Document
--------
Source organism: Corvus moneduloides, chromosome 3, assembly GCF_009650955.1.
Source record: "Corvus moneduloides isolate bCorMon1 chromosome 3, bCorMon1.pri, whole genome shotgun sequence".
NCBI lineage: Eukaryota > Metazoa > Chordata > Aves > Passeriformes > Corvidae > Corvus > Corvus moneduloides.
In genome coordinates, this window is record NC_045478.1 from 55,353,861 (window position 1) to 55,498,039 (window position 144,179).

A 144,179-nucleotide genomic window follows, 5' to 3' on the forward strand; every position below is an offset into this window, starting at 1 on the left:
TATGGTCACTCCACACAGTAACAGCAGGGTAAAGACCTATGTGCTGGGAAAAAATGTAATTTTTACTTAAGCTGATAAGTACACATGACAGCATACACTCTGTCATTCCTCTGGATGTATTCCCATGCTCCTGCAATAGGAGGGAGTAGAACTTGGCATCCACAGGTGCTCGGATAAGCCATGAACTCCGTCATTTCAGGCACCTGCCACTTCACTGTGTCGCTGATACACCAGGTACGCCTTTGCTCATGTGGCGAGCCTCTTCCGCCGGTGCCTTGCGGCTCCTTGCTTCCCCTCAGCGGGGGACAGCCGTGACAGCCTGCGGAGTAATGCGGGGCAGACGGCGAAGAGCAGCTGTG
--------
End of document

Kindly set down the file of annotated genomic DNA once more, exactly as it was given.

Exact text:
Source organism: Corvus moneduloides, chromosome 3, assembly GCF_009650955.1.
Source record: "Corvus moneduloides isolate bCorMon1 chromosome 3, bCorMon1.pri, whole genome shotgun sequence".
NCBI lineage: Eukaryota > Metazoa > Chordata > Aves > Passeriformes > Corvidae > Corvus > Corvus moneduloides.
In genome coordinates, this window is record NC_045478.1 from 55,353,861 (window position 1) to 55,498,039 (window position 144,179).

A 144,179-nucleotide genomic window follows, 5' to 3' on the forward strand; every position below is an offset into this window, starting at 1 on the left:
TATGGTCACTCCACACAGTAACAGCAGGGTAAAGACCTATGTGCTGGGAAAAAATGTAATTTTTACTTAAGCTGATAAGTACACATGACAGCATACACTCTGTCATTCCTCTGGATGTATTCCCATGCTCCTGCAATAGGAGGGAGTAGAACTTGGCATCCACAGGTGCTCGGATAAGCCATGAACTCCGTCATTTCAGGCACCTGCCACTTCACTGTGTCGCTGATACACCAGGTACGCCTTTGCTCATGTGGCGAGCCTCTTCCGCCGGTGCCTTGCGGCTCCTTGCTTCCCCTCAGCGGGGGACAGCCGTGACAGCCTGCGGAGTAATGCGGGGCAGACGGCGAAGAGCAGCTGTG